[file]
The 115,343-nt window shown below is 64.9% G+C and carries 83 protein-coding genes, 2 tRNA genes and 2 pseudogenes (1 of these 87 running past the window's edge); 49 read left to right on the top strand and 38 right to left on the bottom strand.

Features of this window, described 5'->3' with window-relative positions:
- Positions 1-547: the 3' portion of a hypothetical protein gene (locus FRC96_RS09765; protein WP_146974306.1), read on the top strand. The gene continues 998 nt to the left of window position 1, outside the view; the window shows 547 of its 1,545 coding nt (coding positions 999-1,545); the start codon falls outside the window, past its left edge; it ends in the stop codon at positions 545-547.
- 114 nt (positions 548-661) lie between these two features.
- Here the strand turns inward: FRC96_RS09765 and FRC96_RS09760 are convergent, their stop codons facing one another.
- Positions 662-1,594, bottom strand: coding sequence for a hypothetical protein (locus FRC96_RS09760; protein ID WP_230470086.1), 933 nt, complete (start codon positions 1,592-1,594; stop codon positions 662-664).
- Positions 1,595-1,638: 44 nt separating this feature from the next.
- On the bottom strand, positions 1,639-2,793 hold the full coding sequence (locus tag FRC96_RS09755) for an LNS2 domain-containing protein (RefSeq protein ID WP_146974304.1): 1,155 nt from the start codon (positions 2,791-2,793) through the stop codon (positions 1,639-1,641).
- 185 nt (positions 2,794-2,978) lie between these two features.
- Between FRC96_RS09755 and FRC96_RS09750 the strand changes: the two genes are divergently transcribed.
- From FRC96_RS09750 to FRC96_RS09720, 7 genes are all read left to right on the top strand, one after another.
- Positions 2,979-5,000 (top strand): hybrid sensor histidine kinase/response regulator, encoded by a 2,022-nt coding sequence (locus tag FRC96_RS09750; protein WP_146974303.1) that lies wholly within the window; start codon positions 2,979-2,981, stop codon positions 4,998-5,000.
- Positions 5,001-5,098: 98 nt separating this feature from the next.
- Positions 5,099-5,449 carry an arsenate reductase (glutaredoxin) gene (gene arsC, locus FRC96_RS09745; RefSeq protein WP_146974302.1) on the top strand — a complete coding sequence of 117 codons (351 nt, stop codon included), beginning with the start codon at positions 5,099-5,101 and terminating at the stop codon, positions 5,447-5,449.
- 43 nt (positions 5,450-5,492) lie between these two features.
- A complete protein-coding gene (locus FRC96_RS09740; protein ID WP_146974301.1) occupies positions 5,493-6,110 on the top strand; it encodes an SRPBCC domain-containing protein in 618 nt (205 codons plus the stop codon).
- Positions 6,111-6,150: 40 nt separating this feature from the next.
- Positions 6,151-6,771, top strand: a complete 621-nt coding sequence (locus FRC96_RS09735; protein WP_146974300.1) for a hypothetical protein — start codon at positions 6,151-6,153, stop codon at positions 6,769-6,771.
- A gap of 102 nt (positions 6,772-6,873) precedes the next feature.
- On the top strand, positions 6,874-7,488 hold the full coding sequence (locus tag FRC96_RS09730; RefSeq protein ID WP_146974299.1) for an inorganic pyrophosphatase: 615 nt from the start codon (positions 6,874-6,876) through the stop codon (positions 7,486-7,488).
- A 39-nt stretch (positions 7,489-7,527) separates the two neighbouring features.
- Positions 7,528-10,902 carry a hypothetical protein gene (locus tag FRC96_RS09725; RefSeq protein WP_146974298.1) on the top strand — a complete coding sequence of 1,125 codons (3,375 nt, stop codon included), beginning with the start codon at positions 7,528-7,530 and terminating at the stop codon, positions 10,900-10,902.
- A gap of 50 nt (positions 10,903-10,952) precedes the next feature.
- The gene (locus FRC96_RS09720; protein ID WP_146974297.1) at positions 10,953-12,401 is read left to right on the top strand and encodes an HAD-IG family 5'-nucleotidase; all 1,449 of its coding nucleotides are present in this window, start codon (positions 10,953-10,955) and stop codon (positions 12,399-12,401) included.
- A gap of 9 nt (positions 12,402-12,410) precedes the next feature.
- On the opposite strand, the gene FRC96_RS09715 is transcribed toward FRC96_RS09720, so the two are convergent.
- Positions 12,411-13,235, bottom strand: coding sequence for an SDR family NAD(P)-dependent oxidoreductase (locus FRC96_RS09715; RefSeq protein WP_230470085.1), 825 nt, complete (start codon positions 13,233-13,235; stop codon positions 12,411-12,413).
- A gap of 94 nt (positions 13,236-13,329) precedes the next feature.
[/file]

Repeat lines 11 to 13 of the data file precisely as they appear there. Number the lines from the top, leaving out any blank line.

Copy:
- From FRC96_RS09750 to FRC96_RS09720, 7 genes are all read left to right on the top strand, one after another.
- Positions 2,979-5,000 (top strand): hybrid sensor histidine kinase/response regulator, encoded by a 2,022-nt coding sequence (locus tag FRC96_RS09750; protein WP_146974303.1) that lies wholly within the window; start codon positions 2,979-2,981, stop codon positions 4,998-5,000.
- Positions 5,001-5,098: 98 nt separating this feature from the next.